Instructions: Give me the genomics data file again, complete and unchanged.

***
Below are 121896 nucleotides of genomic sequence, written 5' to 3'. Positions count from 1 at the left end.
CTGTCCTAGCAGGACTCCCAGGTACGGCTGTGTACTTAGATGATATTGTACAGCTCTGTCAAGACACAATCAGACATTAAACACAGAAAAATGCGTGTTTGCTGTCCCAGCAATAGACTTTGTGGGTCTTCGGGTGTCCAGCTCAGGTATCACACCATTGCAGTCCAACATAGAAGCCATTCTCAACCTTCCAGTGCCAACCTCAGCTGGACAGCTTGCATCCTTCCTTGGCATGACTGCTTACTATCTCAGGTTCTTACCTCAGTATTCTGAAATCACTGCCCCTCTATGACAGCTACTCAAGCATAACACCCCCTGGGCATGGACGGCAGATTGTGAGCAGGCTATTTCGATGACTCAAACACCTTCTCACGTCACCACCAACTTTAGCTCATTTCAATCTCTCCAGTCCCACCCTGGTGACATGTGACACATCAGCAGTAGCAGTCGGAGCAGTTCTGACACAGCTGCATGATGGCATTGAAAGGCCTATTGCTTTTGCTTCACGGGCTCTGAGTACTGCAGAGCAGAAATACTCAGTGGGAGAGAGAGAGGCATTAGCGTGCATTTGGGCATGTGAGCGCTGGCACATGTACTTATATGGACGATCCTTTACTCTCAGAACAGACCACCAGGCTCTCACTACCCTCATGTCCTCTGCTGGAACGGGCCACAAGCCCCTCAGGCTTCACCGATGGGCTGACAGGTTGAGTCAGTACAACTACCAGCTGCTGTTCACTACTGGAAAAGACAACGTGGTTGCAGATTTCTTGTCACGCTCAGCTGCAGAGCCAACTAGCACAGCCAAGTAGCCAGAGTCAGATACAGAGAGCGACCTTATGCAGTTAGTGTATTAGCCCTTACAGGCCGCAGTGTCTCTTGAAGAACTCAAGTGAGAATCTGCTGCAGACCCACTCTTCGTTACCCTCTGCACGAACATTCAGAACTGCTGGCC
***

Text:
Below are 121896 nucleotides of genomic sequence, written 5' to 3'. Positions count from 1 at the left end.
CTGTCCTAGCAGGACTCCCAGGTACGGCTGTGTACTTAGATGATATTGTACAGCTCTGTCAAGACACAATCAGACATTAAACACAGAAAAATGCGTGTTTGCTGTCCCAGCAATAGACTTTGTGGGTCTTCGGGTGTCCAGCTCAGGTATCACACCATTGCAGTCCAACATAGAAGCCATTCTCAACCTTCCAGTGCCAACCTCAGCTGGACAGCTTGCATCCTTCCTTGGCATGACTGCTTACTATCTCAGGTTCTTACCTCAGTATTCTGAAATCACTGCCCCTCTATGACAGCTACTCAAGCATAACACCCCCTGGGCATGGACGGCAGATTGTGAGCAGGCTATTTCGATGACTCAAACACCTTCTCACGTCACCACCAACTTTAGCTCATTTCAATCTCTCCAGTCCCACCCTGGTGACATGTGACACATCAGCAGTAGCAGTCGGAGCAGTTCTGACACAGCTGCATGATGGCATTGAAAGGCCTATTGCTTTTGCTTCACGGGCTCTGAGTACTGCAGAGCAGAAATACTCAGTGGGAGAGAGAGAGGCATTAGCGTGCATTTGGGCATGTGAGCGCTGGCACATGTACTTATATGGACGATCCTTTACTCTCAGAACAGACCACCAGGCTCTCACTACCCTCATGTCCTCTGCTGGAACGGGCCACAAGCCCCTCAGGCTTCACCGATGGGCTGACAGGTTGAGTCAGTACAACTACCAGCTGCTGTTCACTACTGGAAAAGACAACGTGGTTGCAGATTTCTTGTCACGCTCAGCTGCAGAGCCAACTAGCACAGCCAAGTAGCCAGAGTCAGATACAGAGAGCGACCTTATGCAGTTAGTGTATTAGCCCTTACAGGCCGCAGTGTCTCTTGAAGAACTCAAGTGAGAATCTGCTGCAGACCCACTCTTCGTTACCCTCTGCACGAACATTCAGAACTGCTGGCC